While Freeman was able to find the humor in his character’s situation, both directly and indirectly tied to his cataplexy, he said that sharing a similar state-of-mind with his co-stars, particularly Baccarin, was what pulled the actors together to get Ode to Joy off the ground.
“I like people being ready,” Freeman begins, adding the clarification that, “I don’t mean knowing all the answers or knowing every syllable of the script. You know, talking is great. Talking about your character, fine. It’s not going to get the film made. You have to just dive in. You have to go for it. And I’m someone who thinks acting is a doing thing, not a thinking thing or a talking thing. It’s a physical, athletic act. You have to do it. And what I liked about the others and certainly Morena was that we both just got one with it. And we made each other laugh, I found her very easy company. I liked that she was very self-deprecating and fun. you know, and we sort of reflected that in their relationship. They make each other a lot. And a lot of that is me and Morena making each other laugh.”
The film’s low-budget, plus the fact that the actors didn’t even have trailers on set, which allowed for not only some real-life camaraderie but a spirit of efficiency that seemed to be shared across the cast and crew.
“If you look back at When Harry Met Sally or Tootsie, those films were tight as a drum,” says Freeman. “Of course, people would put their twist on it, of course, it doesn’t mean there’s no room for any input, but what it does mean is we’re not gonna fuck around for three hours trying to find a funny, disgusting sexual line because someone’s already done it. And I loved Max’s script. It was touching and funny, which is why I want from a romantic comedy.”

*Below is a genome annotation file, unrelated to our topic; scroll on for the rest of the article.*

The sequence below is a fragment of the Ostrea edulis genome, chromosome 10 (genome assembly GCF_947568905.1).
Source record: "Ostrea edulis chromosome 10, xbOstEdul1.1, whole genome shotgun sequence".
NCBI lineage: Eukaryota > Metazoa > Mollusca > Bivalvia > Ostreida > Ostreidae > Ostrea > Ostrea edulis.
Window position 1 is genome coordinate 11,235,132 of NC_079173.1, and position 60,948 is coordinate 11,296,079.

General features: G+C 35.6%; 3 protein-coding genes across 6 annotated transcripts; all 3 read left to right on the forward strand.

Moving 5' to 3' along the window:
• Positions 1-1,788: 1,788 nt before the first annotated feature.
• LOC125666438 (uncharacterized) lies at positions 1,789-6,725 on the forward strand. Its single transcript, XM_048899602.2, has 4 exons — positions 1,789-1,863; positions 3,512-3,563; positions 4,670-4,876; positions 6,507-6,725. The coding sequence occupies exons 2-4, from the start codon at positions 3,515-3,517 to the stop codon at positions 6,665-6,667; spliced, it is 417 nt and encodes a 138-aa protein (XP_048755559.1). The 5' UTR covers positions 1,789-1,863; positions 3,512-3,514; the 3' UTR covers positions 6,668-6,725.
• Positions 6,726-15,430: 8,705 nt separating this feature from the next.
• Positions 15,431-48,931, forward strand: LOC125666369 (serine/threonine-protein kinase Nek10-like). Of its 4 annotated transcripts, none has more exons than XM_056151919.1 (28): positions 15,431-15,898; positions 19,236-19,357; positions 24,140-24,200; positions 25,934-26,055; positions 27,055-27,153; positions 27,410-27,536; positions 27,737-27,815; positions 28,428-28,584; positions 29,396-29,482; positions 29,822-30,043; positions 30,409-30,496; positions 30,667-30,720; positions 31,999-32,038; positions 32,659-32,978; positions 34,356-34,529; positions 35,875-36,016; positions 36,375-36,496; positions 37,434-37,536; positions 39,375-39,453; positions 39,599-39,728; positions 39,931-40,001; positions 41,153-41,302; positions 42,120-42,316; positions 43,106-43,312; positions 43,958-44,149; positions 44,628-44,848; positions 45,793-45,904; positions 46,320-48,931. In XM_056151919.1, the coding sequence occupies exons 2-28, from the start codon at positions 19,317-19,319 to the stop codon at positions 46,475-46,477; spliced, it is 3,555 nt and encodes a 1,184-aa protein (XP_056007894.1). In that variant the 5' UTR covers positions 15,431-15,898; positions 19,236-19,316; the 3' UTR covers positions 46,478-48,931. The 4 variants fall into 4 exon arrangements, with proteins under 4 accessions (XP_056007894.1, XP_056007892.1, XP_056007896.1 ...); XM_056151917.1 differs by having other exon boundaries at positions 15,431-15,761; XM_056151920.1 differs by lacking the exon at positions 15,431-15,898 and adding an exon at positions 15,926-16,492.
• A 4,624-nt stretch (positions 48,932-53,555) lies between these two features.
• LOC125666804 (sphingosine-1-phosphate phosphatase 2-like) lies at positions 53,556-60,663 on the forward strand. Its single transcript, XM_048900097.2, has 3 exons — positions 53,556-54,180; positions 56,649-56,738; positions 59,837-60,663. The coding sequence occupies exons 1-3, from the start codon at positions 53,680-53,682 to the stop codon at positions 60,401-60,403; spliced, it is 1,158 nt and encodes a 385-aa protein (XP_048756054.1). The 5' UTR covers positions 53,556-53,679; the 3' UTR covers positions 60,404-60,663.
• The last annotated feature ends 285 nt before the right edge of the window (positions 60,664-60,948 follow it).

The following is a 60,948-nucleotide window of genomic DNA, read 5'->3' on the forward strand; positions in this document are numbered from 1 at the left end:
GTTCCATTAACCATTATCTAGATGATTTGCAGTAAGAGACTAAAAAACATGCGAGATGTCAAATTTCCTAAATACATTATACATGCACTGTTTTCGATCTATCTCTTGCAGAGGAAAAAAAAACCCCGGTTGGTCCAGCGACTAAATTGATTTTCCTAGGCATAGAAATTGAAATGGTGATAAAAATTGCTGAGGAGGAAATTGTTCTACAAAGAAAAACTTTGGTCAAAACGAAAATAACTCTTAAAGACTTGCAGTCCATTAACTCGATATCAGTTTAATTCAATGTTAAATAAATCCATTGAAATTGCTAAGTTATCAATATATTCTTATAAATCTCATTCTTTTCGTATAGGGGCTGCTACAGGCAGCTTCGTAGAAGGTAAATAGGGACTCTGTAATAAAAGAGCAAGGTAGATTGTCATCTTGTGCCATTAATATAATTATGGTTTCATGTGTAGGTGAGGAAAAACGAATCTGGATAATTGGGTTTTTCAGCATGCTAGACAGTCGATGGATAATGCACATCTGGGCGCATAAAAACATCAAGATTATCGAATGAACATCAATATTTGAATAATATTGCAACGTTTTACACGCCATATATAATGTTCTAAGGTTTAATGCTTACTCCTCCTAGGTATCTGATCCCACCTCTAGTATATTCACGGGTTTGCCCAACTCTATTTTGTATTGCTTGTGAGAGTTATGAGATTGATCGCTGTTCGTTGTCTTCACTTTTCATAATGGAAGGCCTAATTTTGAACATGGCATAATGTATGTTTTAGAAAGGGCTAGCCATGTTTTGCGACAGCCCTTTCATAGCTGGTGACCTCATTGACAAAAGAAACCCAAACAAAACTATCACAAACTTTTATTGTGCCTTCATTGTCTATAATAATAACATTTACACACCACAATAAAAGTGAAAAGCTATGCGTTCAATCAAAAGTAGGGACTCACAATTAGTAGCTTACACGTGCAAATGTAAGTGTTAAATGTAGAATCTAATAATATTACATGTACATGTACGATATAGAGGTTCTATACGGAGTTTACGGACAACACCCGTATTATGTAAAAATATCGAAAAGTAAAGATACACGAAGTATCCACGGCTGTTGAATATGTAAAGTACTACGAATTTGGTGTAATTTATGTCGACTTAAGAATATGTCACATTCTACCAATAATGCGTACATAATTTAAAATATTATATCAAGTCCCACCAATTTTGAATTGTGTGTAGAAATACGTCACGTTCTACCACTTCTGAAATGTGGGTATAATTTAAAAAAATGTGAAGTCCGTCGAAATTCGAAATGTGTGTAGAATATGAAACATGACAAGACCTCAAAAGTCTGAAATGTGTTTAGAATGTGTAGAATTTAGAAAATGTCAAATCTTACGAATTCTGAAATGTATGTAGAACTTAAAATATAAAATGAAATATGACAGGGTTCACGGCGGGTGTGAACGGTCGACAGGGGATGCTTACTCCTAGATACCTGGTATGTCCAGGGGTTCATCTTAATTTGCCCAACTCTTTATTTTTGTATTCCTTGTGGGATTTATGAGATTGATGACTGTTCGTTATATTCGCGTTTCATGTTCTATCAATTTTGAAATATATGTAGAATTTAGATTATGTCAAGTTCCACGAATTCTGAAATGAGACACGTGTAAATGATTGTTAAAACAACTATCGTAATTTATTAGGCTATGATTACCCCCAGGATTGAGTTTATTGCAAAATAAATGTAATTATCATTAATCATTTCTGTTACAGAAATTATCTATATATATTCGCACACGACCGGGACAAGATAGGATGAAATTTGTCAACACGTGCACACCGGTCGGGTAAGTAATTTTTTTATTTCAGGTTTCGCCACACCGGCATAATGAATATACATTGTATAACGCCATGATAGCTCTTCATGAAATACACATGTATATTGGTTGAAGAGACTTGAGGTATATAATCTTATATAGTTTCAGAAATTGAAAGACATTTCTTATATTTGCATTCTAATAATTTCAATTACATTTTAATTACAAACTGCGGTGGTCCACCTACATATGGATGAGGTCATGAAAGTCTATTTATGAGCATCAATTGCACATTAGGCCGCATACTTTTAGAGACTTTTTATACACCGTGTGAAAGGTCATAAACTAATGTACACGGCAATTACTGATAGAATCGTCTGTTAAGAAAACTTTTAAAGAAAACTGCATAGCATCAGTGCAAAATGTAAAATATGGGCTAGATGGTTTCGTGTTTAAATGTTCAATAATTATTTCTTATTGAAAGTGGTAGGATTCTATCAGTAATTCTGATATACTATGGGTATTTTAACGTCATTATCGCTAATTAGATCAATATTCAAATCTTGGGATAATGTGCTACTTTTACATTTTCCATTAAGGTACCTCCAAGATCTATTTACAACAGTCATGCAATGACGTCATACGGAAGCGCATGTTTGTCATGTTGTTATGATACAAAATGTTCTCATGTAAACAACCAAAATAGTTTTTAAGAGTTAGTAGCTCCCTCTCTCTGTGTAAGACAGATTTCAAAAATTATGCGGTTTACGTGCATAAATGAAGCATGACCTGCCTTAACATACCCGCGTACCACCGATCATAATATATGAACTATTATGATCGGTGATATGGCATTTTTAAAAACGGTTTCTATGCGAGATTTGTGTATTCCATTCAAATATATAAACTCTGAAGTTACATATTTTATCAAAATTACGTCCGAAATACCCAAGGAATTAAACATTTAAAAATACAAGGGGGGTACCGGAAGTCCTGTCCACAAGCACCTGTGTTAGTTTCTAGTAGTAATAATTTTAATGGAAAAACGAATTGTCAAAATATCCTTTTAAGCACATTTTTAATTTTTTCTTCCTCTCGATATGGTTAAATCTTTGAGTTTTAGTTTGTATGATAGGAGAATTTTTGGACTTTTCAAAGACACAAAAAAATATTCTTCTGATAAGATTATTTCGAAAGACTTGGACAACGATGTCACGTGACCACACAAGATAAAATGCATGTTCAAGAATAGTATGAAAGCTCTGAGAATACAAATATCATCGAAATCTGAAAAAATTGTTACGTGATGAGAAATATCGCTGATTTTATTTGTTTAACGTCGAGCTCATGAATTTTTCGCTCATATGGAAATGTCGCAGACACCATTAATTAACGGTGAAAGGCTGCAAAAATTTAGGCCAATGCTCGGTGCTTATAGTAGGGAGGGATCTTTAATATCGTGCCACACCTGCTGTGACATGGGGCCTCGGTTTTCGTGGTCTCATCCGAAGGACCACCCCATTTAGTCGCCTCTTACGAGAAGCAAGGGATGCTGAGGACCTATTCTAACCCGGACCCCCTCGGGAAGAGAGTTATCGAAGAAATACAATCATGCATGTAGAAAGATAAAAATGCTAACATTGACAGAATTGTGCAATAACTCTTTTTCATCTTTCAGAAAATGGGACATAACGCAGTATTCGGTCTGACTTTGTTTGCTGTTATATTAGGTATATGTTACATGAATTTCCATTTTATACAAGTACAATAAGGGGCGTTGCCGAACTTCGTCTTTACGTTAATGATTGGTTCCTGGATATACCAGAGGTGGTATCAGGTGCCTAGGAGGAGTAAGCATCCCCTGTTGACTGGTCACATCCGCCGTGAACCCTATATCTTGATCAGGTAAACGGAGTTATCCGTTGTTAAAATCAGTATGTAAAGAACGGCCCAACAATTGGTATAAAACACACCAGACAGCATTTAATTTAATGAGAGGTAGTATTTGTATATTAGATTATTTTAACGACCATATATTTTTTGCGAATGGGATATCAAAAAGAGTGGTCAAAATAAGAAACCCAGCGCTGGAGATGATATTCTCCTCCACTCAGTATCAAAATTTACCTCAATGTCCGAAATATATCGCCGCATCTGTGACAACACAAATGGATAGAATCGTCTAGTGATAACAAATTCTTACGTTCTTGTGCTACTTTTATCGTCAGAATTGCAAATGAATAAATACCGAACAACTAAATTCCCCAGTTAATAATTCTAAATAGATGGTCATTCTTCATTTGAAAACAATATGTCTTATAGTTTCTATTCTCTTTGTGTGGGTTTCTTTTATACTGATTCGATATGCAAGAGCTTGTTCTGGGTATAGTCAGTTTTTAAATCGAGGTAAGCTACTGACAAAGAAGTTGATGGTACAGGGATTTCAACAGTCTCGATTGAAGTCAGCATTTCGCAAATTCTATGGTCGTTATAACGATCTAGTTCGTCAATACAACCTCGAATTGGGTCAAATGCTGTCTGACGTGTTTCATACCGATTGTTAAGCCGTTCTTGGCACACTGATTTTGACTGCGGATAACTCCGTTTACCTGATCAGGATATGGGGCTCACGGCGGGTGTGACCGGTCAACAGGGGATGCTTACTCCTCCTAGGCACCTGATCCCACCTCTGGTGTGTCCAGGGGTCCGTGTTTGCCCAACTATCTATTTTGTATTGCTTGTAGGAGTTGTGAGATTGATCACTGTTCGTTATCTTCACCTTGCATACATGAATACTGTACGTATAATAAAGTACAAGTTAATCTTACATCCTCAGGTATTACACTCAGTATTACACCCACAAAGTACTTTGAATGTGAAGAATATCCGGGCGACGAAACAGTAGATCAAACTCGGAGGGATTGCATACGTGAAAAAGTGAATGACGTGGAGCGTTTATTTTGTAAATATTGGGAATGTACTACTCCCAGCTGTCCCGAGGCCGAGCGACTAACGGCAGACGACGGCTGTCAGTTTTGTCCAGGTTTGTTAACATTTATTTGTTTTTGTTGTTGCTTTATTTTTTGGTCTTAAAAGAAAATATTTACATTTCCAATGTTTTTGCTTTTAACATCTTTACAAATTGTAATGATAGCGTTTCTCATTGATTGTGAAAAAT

That’s not to say that Freeman and company didn’t experiment between takes. And considering his roles have ranged from lighthearted and pleasant (The Hobbit, The Office) to sinister and unnerving (Fargo, At World’s End), he’s proven time and again he can effortlessly switch between the two. With Charlie, Freeman gets to do a little bit of both, as he admits he’s certainly not an outright intimidating guy, but after 40 years of living with this affliction, “he’s gonna have his defenses up.”
“I think I’m a believer in putting everything in there and seeing what works,” explains Freeman. “It’s for the director and editor to duke it out, you know. But I like going from sweetness to sourness, because you don’t quite know [what works], and I definitely believe in ‘you don’t know it until you try it.'”
In finding that balance, Freeman was able to see through to who Charlie really is, which he describes as “a guy doing his best — and that’s fucking hard.”
“None of us want to be really sad, but we do want to be really happy and you want to fall in love or at least fall in lust, and he’s not even really allowing himself to do that. That’s a very funny and frustrating predicament. I mean… frustration is pretty funny.”
As far as Freeman’s other notorious roles, he did talk a bit about returning to play Everett Ross somewhere in the increasingly vast MCU — possibly Black Panther 2. “Well, I think I’ve said before, so I don’t think I’m going to get shot, but as far as I know, I still have a gig there. I think I’ve got another one in me.”